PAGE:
Roasting: The crushed nuts are roasted in huge pots over open wood fires. The pots must be stirred constantly with wooden paddles so the butter does not burn. The butter is heavy and stirring it is hot, smoky work, done under the sun. This is where the slight smoky smell of traditional shea butter originates.

Grinding: The roasted shea nuts are ground into a smoother paste; water is gradually added and the paste is mixed well by hand.

Separating the oils: The paste is kneaded by hand in large basins and water is gradually added to help separate out the butter oils. As they float to the top, the butter oils, which are in a curd state, are removed and excess water squeezed out.

The butter oil curds are then melted in large open pots over slow fires. A period of slow boiling will evaporate any remaining water.

Collecting and shaping: The shea butter, which is creamy or golden yellow at this point, is ladled from the top of the pots and put in cool places to harden. Then it is formed into balls.

Industrially, a mechanical sheller such as the universal nut sheller may be used. The refined butter may be extracted with chemicals such as hexane or by clay filtering.

Contact us to buy Organic Shea Butter from Uganda

Shea Butter Classification

The United States Agency for International Development and other companies have suggested a classification system for shea butter separating it into five grades:

A (raw or unrefined, extracted using water)

B (refined)

C (highly refined and extracted with solvents such as hexane)

D (lowest uncontaminated grade)

E (with contaminants).

Commercial grades are A, B, and C. The color of raw (grade A) butter ranges from cream (like whipped butter) to grayish yellow. It has a nutty aroma which is removed in the other grades. Grade C is pure white. While the level of vitamin content can be affected by refining, up to 95% of vitamin content can be removed from refined grades (i.e., grade C) of shea butter while reducing contamination levels to undetectable levels.

Contact us to buy Organic Shea Butter from Uganda

Composition and properties of Shear Butter

Shea butter extract is a complex fat that in addition to many nonsaponifiable components (substances that cannot be fully converted into soap by treatment with alkali) contains the following fatty acids: oleic acid (40-60%), stearic acid (20-50%), linoleic acid (3-11%), palmitic acid (2-9%), linolenic acid (<1%) and arachidic acid (<1%).

Shea butter melts at body temperature. Proponents of its use for skin care maintain that it absorbs rapidly into the skin, acts as a "refatting" agent, and has good water-binding properties.

Contact us to buy Organic Shea Butter from Uganda

Uses of Shea Butter

Shea butter is mainly used in the cosmetics industry for skin- and hair-related products (lip gloss, skin moisturizer creams and emulsions, and hair conditioners for dry and brittle hair).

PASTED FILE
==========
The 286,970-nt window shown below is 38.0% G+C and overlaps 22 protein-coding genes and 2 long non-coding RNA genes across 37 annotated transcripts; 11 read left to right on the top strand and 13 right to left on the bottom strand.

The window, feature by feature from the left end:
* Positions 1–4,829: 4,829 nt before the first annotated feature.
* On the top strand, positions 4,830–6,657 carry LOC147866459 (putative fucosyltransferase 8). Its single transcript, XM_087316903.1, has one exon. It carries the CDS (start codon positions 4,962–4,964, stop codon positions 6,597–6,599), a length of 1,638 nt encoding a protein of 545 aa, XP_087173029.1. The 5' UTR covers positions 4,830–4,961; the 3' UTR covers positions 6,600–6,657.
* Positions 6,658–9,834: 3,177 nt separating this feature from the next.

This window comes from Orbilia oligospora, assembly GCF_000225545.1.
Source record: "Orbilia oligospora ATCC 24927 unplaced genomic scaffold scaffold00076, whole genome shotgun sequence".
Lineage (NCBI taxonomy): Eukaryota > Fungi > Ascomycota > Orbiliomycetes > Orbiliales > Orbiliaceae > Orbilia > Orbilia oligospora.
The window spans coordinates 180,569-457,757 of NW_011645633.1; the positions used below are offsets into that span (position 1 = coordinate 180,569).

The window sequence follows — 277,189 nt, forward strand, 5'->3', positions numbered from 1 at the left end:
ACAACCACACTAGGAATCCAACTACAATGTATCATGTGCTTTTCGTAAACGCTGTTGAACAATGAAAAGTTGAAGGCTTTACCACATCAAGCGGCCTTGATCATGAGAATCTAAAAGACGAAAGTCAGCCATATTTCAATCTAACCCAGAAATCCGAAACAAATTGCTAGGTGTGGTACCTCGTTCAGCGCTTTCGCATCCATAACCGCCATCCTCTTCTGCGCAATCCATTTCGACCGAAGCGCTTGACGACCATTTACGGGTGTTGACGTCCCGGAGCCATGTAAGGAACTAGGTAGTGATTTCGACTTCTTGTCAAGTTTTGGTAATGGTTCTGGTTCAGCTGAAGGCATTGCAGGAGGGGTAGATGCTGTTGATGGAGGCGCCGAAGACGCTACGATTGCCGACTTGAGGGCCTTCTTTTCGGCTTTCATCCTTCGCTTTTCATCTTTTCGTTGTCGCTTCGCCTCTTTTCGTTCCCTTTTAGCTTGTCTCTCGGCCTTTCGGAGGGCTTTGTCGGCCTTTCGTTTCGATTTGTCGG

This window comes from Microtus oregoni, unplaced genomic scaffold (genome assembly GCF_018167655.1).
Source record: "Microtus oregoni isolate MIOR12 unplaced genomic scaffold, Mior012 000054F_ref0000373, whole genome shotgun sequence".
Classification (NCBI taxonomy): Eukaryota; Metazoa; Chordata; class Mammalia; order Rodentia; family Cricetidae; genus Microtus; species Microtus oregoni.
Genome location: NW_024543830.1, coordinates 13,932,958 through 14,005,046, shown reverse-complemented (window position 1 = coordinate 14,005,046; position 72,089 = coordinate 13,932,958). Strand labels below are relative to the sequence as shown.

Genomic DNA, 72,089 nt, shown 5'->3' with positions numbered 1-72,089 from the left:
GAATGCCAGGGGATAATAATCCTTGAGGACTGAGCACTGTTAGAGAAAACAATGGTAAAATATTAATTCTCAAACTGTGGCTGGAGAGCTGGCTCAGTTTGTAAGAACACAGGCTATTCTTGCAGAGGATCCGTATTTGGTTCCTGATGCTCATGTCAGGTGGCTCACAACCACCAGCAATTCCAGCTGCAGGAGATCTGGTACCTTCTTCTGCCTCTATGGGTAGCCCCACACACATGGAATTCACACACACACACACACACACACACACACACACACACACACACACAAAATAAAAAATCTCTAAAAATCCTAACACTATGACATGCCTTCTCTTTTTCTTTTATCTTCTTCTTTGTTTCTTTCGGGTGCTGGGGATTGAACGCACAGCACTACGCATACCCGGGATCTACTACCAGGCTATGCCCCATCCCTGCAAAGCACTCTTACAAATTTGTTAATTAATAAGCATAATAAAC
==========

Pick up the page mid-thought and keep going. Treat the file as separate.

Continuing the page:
It is also used by soap makers, typically in small amounts (5-7% of the oils in the recipe), because it has plenty of unsaponifiables, and higher amounts result in softer soaps that have less cleaning abilities.

Some artisan soap makers use shea butter in amounts to 25% - with the EU regulating the maximum use around 28%, but it is rarely the case in commercially produced soap due to its high cost against oils like palm or pomace (olive).

It is an excellent emollient for people who suffer dry skin conditions. No evidence shows it is a cure, but it alleviates the pain associated with tightness and itching.

In Uganda and other African shea butter is used for cooking oil, for frying and making of stew. Shea Butter is also used as water proofing wax, for hairdressing, for candle-making.

It is used by makers of traditional African percussion instruments to increase the durability of wood (such as carved djembe shells), dried calabash gourds, and leather tuning straps.

Shea butter can be an ingredient of organic broth.

Shea Butter is incorporated into assorted tissue products, such as toilet paper.

Shea butter is sometimes used as a base for medicinal ointments. Some of the isolated chemical constituents are reported to have anti-inflammatory, emollient, and humectant properties.

Shea butter has been used as a sun blocking lotion and some of its components "have limited capacity to absorb ultraviolet radiation".

In Nigeria, Shea butter is used for the management of sinusitis and relief of nasal congestion.

It is massaged into joints and other parts of the body where pain occurs.

It is used as a moisturizer as it is rich in vitamin A, E and F which soothes, balances and hydrates the skin.

Shea butter speeds up healing of wounds.

It promotes growth of healthy tissues in ulcerous wounds

It is used to treat baby circumcision wounds

Buying Shea Butter from Uganda

Buying Shea Butter in Uganda AfricaBuying Shea Butter in Uganda Africa